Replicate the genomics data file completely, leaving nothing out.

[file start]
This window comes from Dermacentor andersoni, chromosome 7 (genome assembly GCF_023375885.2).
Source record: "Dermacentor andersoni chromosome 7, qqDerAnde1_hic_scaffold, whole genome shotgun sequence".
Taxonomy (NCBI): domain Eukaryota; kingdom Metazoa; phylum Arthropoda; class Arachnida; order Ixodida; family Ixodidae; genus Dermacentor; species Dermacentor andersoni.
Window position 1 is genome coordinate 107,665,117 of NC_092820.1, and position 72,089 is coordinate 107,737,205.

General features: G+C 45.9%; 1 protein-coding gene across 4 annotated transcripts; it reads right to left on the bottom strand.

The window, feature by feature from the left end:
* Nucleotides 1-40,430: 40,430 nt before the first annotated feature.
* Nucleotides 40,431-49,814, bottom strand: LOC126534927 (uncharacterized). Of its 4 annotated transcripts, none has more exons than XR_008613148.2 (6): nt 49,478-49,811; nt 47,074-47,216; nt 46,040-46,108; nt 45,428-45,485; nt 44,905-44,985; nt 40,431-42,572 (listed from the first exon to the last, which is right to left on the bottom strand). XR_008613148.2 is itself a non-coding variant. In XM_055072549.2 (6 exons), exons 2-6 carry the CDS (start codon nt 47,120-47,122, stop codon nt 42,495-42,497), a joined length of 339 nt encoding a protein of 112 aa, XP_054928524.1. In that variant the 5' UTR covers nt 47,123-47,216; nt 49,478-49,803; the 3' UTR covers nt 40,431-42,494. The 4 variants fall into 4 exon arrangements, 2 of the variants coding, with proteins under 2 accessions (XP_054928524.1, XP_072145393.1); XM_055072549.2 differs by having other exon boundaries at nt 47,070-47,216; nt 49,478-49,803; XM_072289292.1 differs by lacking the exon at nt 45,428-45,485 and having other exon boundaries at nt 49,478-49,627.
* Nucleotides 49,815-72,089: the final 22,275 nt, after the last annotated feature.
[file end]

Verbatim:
This window comes from Dermacentor andersoni, chromosome 7 (genome assembly GCF_023375885.2).
Source record: "Dermacentor andersoni chromosome 7, qqDerAnde1_hic_scaffold, whole genome shotgun sequence".
Taxonomy (NCBI): domain Eukaryota; kingdom Metazoa; phylum Arthropoda; class Arachnida; order Ixodida; family Ixodidae; genus Dermacentor; species Dermacentor andersoni.
Window position 1 is genome coordinate 107,665,117 of NC_092820.1, and position 72,089 is coordinate 107,737,205.

General features: G+C 45.9%; 1 protein-coding gene across 4 annotated transcripts; it reads right to left on the bottom strand.

The window, feature by feature from the left end:
* Nucleotides 1-40,430: 40,430 nt before the first annotated feature.
* Nucleotides 40,431-49,814, bottom strand: LOC126534927 (uncharacterized). Of its 4 annotated transcripts, none has more exons than XR_008613148.2 (6): nt 49,478-49,811; nt 47,074-47,216; nt 46,040-46,108; nt 45,428-45,485; nt 44,905-44,985; nt 40,431-42,572 (listed from the first exon to the last, which is right to left on the bottom strand). XR_008613148.2 is itself a non-coding variant. In XM_055072549.2 (6 exons), exons 2-6 carry the CDS (start codon nt 47,120-47,122, stop codon nt 42,495-42,497), a joined length of 339 nt encoding a protein of 112 aa, XP_054928524.1. In that variant the 5' UTR covers nt 47,123-47,216; nt 49,478-49,803; the 3' UTR covers nt 40,431-42,494. The 4 variants fall into 4 exon arrangements, 2 of the variants coding, with proteins under 2 accessions (XP_054928524.1, XP_072145393.1); XM_055072549.2 differs by having other exon boundaries at nt 47,070-47,216; nt 49,478-49,803; XM_072289292.1 differs by lacking the exon at nt 45,428-45,485 and having other exon boundaries at nt 49,478-49,627.
* Nucleotides 49,815-72,089: the final 22,275 nt, after the last annotated feature.